Finally, enclosed is an article from Trust and Estates Magazine, co-authored with Chris Walters, Managing Director, GenSpring Western Region. “Snapping to Attention” discusses trends in the family office and wealth management business. I hope you find it of interest.
As always, thank you for taking the time to read this letter and I look forward to keeping you apprised of all that is going on in the Estate Tax discussion.
Patricia M. Soldano
Permit me to start this quarterly letter with an important update:
In my last letter I said that the IRS had yet to issue its new proposed regulations for Section 2704 of the tax code concerning valuation discounts for family related entities.
On August 2, the IRS issued their much anticipated proposal. Essentially it calls to limit the use of discounts, when valuing interests in family entities for estate, gift and generation-skipping transfer tax purposes.
If this legislation passes, it will restrict the use of “lack of control” and “lack of marketability” when valuing family business interests, thereby increasing the valuation for estate, gift and generation-skipping transfer tax purposes of any family business interests transferred, or owned at death. While this rule only affects business assets passed on from one family member to another, (it does not affect business assets passed on to non-related parties) the gift and estate tax on affected family businesses could rocket by 30-40%. This as a direct attack on family businesses and partnerships.
We are now in a 90-day opinion period until November 2, 2016. On December 1st the Treasury will hold a public hearing. I will be flying to Washington DC to attend the hearing, along with families who have agreed to address the Treasury during the public comment period.
If you would like to add your voice to the issue, or better still, join us in DC, please go to the Treasury website (below*) to register your comment or sign up to attend.
Proposed Regulations could become permanent 30 days after the hearing. This is a complex issue and I would urge you to contact your estate attorney in regard to your particular situation.
On to less contentious topics! As you likely know, millennials now outnumber baby boomers. They are making their presence felt everywhere, including in the family office and wealth management industry. I’m intrigued by the different way they see the world and recently co-authored an article published in Trusts and Estate Magazine with Lauren Benanti, Director of Family Education for GenSpring – and herself a millennial! Enclosed is a copy of “Millennials and the Family Office” which I hope you might find of interest.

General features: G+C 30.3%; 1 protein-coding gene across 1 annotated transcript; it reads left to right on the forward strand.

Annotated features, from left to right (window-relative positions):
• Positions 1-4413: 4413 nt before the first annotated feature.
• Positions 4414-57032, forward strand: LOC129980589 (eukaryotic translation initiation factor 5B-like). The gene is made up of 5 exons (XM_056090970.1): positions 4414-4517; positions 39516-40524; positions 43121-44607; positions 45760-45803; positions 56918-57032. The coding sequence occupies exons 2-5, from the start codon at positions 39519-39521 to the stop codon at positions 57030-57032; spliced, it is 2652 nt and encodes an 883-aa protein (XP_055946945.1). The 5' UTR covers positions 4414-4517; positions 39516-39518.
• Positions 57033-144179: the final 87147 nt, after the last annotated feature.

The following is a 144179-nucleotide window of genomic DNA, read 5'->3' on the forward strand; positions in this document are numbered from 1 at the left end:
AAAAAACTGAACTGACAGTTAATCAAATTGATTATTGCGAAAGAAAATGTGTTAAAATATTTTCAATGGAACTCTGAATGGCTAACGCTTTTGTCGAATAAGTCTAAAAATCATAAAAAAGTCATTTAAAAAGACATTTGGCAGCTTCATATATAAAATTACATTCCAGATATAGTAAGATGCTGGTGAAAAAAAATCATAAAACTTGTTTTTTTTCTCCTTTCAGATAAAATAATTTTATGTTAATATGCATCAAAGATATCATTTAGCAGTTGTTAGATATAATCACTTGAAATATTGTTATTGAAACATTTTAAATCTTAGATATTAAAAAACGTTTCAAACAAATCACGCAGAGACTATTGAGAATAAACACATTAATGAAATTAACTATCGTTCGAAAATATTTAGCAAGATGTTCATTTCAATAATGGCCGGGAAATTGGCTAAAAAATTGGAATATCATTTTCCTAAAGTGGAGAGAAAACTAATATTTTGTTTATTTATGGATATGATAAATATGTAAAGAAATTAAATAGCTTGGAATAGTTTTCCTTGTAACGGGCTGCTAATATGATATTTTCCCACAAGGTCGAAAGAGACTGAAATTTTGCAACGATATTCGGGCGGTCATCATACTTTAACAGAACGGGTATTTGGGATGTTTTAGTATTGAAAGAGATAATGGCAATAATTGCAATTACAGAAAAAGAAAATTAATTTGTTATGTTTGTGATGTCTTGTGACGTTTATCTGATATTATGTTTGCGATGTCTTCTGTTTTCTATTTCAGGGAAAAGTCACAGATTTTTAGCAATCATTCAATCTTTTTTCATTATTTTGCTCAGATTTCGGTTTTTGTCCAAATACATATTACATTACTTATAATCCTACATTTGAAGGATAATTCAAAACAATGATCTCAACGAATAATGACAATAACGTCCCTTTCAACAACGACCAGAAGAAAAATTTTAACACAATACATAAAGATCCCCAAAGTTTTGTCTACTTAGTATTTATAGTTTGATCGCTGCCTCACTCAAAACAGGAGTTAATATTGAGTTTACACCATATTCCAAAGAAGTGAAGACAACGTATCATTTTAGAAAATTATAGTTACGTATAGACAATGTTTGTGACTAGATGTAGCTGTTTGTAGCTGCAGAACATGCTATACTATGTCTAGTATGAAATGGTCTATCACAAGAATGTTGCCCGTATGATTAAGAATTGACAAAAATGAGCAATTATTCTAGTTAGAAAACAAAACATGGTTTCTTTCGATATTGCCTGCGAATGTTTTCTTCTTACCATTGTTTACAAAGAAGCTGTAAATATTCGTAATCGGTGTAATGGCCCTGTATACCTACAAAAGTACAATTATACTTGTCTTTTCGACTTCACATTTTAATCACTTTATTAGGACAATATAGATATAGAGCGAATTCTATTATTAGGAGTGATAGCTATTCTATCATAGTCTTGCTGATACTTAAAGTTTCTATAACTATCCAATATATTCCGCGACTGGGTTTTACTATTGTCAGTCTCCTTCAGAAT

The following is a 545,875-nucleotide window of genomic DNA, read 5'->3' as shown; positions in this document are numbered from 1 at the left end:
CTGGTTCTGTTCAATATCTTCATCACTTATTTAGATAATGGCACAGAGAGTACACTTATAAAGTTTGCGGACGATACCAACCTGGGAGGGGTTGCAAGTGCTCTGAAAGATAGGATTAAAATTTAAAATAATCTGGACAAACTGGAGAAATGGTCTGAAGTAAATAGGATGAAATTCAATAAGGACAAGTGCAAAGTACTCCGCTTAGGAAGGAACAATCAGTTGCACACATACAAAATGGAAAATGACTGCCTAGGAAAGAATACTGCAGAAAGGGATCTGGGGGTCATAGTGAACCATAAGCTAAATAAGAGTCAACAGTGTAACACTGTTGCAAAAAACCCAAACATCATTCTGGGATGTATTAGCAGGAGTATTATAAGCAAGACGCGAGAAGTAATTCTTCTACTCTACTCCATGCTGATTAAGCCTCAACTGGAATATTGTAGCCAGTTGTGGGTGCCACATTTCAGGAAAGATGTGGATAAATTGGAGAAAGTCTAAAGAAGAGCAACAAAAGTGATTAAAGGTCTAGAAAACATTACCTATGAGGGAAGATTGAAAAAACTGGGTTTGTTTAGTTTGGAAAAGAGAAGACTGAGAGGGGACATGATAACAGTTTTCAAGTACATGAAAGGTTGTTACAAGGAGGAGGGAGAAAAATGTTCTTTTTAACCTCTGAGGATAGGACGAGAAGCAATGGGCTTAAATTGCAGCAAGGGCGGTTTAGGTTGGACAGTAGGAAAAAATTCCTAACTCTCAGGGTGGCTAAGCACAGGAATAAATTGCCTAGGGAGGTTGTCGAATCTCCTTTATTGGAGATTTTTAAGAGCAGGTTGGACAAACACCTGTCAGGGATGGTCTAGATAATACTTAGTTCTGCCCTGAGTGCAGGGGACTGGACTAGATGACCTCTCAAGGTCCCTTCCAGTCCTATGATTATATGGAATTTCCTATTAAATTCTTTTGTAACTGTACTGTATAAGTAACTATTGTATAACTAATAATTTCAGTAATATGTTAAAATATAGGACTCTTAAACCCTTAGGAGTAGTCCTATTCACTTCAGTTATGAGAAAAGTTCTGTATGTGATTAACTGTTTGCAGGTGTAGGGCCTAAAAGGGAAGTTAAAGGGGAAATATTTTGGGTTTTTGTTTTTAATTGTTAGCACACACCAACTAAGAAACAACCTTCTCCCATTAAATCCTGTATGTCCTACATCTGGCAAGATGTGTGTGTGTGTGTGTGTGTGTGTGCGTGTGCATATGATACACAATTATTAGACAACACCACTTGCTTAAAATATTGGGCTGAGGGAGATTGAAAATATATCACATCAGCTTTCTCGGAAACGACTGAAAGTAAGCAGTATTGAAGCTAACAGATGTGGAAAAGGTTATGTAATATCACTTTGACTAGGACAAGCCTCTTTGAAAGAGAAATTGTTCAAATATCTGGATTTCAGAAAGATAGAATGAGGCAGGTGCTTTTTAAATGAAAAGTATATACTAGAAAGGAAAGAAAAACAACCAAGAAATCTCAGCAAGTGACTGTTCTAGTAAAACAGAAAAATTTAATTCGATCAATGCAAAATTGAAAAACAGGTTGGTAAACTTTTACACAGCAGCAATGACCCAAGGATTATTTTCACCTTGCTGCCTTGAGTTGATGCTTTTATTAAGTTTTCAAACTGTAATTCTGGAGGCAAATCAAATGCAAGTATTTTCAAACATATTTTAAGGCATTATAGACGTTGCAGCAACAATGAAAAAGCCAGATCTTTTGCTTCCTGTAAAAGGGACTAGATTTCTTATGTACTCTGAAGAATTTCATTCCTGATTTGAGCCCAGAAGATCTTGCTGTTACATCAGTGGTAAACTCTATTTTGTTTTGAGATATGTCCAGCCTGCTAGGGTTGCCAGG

I will also be talking on these millennial-influenced and other trends at several venues over the next few weeks: IvyFON in San Francisco on 11/10, and in Los Angeles on 12/8. I am also presenting on a panel discussing, “Changing Demographic Trends; Hang on Millennials”, on November 4th in Newport Beach at the annual UC/Irvine, Center for Investment and Wealth Management Retreat. For those of you in the Boston area, on Nov. 17th, I will be presenting on post-election “Estate Tax and Politics” at Family Firm Institute at an evening event.
My GenSpring colleagues are also busy presenting in the coming weeks – and again just let us know if you would like to attend any of these events:
For a complete list of events in which GenSpring will be participating please visit our web site at www.genspring.com.
By the time of my next letter we will know who will be our next President. Nevertheless, many of the issues attached to our clients and to our own family office business remain unpredictable. I will continue to keep you informed as best I can — and, as always, I enjoy receiving your comments and questions.
With early good wishes for the start of the Holiday Season.
Patricia M. Soldano